It’s hard to miss a camo-wrapped prototype truck or van in traffic.
OEMs typically use black and white checker patterns to hide their latest vehicle innovations, but interestingly enough, the loud vinyl wraps and other coverings just seem to generate more photos, videos and news.
That has to be a good thing from a marketing standpoint. Or is it?
Hard Working Trucks talked to Ford about prototype camouflaging. Recent video and photos of a prototype F-150 made big news when it was pointed out that the truck appeared to have a diesel exhaust pipe.
It was also easy to hear a diesel-like growl during the video.
Not long after, another story made waves when it was noted that an emissions calibration sticker could be seen in a picture of a camo-wrapped F-150 which the writer thought could be hinting at a diesel engine. Interesting stuff, for sure.
While Ford, like other OEMs, will generally not comment publicly about its new prototypes, they were willing to answer a few questions about camouflaging. Special thanks to Sam Schembari, product communications representative at Ford, for answering our questions.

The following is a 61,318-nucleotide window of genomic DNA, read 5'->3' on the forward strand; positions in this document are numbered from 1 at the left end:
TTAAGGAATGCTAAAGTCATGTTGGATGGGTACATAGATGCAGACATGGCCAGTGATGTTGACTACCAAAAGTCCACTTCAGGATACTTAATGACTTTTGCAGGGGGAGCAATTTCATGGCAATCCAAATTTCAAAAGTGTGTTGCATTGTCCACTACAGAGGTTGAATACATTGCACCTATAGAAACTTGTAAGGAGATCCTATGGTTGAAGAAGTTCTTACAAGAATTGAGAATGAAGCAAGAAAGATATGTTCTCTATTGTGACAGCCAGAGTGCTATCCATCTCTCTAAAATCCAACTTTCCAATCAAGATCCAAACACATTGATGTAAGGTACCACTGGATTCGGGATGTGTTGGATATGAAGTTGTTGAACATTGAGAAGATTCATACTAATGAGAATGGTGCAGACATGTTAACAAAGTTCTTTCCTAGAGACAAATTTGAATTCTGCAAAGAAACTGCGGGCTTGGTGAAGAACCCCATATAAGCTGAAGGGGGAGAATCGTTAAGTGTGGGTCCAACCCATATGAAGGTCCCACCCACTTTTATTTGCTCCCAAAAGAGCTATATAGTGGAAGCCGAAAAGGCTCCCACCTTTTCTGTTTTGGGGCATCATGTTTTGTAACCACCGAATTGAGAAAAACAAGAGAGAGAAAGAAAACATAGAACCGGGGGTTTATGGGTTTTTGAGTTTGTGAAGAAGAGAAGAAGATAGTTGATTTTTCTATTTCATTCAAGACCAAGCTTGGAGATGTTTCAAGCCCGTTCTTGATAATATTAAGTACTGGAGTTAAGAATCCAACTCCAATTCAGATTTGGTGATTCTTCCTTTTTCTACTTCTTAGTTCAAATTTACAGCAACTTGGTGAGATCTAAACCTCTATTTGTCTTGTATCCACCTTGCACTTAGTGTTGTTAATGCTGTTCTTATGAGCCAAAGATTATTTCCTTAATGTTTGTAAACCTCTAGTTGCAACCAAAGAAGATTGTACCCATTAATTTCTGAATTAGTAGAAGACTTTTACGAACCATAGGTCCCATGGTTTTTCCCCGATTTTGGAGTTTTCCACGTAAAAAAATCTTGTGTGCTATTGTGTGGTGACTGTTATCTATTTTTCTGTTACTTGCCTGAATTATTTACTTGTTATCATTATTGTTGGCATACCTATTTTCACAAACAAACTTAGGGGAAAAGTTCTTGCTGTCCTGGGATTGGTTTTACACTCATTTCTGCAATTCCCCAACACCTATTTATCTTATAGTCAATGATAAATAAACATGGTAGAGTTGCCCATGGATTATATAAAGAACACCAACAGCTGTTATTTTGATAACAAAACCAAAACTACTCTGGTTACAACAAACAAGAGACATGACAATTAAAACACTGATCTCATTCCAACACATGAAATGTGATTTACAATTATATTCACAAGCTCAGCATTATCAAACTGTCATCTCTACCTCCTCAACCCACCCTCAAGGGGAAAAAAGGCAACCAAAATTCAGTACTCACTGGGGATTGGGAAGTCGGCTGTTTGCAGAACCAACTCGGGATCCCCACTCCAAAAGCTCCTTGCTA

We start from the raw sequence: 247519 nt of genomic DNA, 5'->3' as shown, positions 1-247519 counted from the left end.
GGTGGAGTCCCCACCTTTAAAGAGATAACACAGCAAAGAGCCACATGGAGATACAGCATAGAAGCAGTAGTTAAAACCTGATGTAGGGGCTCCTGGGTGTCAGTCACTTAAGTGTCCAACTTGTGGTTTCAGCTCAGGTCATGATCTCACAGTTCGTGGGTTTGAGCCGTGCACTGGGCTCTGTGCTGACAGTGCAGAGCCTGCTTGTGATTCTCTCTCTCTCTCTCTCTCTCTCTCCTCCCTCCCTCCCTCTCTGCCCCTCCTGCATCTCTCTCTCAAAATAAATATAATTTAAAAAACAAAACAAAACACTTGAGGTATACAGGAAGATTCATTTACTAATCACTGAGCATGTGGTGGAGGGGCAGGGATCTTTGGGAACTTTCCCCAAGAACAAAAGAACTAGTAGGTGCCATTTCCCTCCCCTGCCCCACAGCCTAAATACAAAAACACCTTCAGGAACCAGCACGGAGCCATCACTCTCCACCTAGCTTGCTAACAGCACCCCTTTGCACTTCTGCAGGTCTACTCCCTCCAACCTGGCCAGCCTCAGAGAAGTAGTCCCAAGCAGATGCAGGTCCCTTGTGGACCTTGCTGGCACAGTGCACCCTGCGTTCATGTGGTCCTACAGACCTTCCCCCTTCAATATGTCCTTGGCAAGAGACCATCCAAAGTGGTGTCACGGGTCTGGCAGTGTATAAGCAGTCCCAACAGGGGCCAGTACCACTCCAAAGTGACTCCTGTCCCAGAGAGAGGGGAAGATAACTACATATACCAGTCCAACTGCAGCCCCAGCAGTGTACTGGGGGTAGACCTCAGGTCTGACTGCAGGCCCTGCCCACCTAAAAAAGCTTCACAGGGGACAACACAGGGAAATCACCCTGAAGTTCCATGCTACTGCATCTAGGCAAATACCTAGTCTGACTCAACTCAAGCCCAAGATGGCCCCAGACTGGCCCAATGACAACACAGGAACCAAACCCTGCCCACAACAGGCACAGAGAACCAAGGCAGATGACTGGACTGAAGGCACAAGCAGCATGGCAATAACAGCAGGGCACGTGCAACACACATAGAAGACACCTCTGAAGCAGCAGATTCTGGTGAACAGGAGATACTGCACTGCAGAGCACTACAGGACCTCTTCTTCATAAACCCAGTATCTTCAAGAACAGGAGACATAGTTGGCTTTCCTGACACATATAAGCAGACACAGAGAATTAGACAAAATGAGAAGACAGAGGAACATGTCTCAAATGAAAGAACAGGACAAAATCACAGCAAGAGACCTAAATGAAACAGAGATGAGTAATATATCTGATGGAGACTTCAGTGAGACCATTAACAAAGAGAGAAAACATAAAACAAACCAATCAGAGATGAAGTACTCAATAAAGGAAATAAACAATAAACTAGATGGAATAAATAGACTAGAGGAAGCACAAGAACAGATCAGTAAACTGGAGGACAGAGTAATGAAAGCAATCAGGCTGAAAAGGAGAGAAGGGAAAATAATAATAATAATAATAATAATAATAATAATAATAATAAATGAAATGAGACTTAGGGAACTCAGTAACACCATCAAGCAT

HWT: In this camera-centric age, is there ever a concern that a camo-wrapped prototype will attract too many prying eyes that could jeopardize an OEM’s latest advancements?
Schembari: Not necessarily. Every product is different. With the camera technology today, camouflage designs are constantly evolving from the heavier, bag-like coverings traditionally used. Newer camouflage is designed in a way so the camera is unable to easily focus on the vehicle. There are also other ways we are able to disguise the body panels hidden below the camouflage.
HWT: To avoid being noticed so much, is it sometimes best to just drive a prototype around in traffic without the camo wrap?
Schembari: It’s company policy to camouflage vehicles, especially prototypes and early production units. Spy photographers literally “camp out” waiting for new vehicles to leave the pilot plant, even camouflaged vehicles. Ford Motor Company tests new technology several years in advance and this needs to be hidden from the general public until the product program is ready to publicly communicate. Without camouflage, new vehicles, technologies or design themes would end up in print or online within minutes of leaving the pilot plant – potentially effecting sales of current Ford vehicles in the marketplace and providing competitors an insight to our future strategies.
HWT: How much time and effort goes into hiding a vehicle?
Schembari: The camouflage plan is developed over several months with input from several groups.
Schembari would not comment on whether prototype news actually helps marketing efforts or not. However, in his answer above, he does point out that the sales of current Ford vehicles may be impacted by too much news on their latest innovations. That, and their competitors would find out too much, too soon. Still, I can’t help but think that if I had a checkered present under the tree, I’d want to open it first and fast.